Voltaire had met Henry St

Voltaire had met Henry St - .John,...

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Voltaire had met Henry St. John, Viscount Bolingbroke in the early 1720s when the Englishman was  himself in exile. The two became firm friends, and Voltaire, always a great letter writer, corresponded  with him regularly. It was perhaps this relationship that led the Frenchman to spend most of the next  three years in England. The consensus is that this period in Voltaire's life was of the greatest  importance to him. John Morley, one of his better known English biographers, went so far as to say  that the English Deists formed Voltaire's mind. This, no doubt, is an exaggeration, in view of the  Frenchman's apprenticeship to the Abbé de Châteauneuf, his admiration of Henri Bayle, and the  evidence found in his growing list of publications. But certainly Saintsbury did not exaggerate when  he wrote as follows  (Encyclopaedia Britannica,  11th edition): Before the English visit, Voltaire had been an elegant trifler, an adept in the forms of literature  popular in French society, a sort of superior Dorat or Boufflers of earlier growth. He returned from  that visit one of the foremost literary men in Europe. The cultural and intellectual climate of England at this time (1726 to 1729) delighted the young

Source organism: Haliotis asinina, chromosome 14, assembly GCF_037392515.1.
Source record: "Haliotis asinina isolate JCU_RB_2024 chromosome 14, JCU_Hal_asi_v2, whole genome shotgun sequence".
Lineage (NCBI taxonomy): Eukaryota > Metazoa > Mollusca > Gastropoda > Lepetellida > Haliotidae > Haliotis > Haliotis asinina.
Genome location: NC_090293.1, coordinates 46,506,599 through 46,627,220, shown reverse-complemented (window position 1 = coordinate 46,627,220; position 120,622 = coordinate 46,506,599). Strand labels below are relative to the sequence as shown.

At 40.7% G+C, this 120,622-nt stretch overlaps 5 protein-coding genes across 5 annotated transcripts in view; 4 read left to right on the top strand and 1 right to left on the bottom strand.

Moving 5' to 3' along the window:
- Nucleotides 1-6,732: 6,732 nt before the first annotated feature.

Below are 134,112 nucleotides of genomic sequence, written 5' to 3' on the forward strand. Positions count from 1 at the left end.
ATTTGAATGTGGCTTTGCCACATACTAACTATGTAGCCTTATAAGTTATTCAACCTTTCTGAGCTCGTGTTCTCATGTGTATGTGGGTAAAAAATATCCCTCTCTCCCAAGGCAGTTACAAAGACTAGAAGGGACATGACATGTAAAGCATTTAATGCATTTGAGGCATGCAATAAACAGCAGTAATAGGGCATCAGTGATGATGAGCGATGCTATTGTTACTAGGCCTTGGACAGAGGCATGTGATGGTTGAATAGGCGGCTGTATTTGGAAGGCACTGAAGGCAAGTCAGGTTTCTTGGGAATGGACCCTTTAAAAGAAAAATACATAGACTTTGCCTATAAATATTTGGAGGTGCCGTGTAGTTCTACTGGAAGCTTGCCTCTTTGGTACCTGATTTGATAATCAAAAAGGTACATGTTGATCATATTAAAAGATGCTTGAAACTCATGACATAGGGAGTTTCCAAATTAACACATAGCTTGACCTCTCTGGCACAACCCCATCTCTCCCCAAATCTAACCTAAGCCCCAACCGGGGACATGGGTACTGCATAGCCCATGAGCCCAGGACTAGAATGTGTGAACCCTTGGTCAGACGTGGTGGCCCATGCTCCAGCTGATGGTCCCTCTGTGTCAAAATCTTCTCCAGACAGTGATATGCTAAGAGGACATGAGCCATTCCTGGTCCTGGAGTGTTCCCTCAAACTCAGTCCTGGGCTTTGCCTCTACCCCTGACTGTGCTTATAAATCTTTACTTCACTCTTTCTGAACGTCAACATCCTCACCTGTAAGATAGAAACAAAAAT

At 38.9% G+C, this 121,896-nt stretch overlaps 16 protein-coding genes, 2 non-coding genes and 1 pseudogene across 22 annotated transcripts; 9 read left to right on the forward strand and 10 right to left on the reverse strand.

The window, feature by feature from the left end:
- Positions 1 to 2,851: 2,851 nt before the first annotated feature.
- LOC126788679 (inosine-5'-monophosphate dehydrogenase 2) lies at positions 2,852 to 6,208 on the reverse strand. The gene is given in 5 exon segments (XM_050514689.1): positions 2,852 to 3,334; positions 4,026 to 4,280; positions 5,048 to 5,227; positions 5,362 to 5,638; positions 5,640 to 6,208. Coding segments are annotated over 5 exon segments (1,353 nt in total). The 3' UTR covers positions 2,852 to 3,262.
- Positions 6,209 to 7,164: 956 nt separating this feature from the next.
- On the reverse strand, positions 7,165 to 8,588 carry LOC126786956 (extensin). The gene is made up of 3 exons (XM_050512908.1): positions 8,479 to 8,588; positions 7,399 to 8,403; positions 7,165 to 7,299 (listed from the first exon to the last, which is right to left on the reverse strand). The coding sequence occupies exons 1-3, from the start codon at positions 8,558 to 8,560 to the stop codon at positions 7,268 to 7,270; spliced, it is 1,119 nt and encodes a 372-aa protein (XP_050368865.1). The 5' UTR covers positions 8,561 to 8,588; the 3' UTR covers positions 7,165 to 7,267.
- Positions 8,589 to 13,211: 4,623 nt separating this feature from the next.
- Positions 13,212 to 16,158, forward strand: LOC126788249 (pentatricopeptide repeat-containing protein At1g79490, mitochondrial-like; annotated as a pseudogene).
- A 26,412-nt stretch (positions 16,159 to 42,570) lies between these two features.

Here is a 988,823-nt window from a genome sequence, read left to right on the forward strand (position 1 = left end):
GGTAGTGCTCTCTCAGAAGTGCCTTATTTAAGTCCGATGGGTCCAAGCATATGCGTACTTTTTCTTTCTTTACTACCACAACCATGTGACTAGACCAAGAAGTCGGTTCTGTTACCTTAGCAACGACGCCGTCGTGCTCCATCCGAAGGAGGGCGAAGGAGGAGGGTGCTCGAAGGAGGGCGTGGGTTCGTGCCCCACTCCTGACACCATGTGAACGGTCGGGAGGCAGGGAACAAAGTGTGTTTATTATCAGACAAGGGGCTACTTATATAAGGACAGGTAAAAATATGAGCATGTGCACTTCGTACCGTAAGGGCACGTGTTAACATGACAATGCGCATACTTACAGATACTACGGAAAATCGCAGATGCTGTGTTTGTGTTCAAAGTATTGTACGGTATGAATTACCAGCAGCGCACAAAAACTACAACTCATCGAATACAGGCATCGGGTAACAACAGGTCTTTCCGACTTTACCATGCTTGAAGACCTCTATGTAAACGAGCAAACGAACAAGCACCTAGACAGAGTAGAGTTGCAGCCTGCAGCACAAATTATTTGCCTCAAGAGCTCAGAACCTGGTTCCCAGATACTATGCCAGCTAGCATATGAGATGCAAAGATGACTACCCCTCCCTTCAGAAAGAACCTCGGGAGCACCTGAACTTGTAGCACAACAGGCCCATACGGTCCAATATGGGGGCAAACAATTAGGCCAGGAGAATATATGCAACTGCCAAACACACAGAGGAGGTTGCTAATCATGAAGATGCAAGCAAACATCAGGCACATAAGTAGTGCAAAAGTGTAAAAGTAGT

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This note was uploaded on 12/05/2011 for the course ENGLISH 101 taught by Professor Staff during the Fall '11 term at Texas State.

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Voltaire had met Henry St - .John,...

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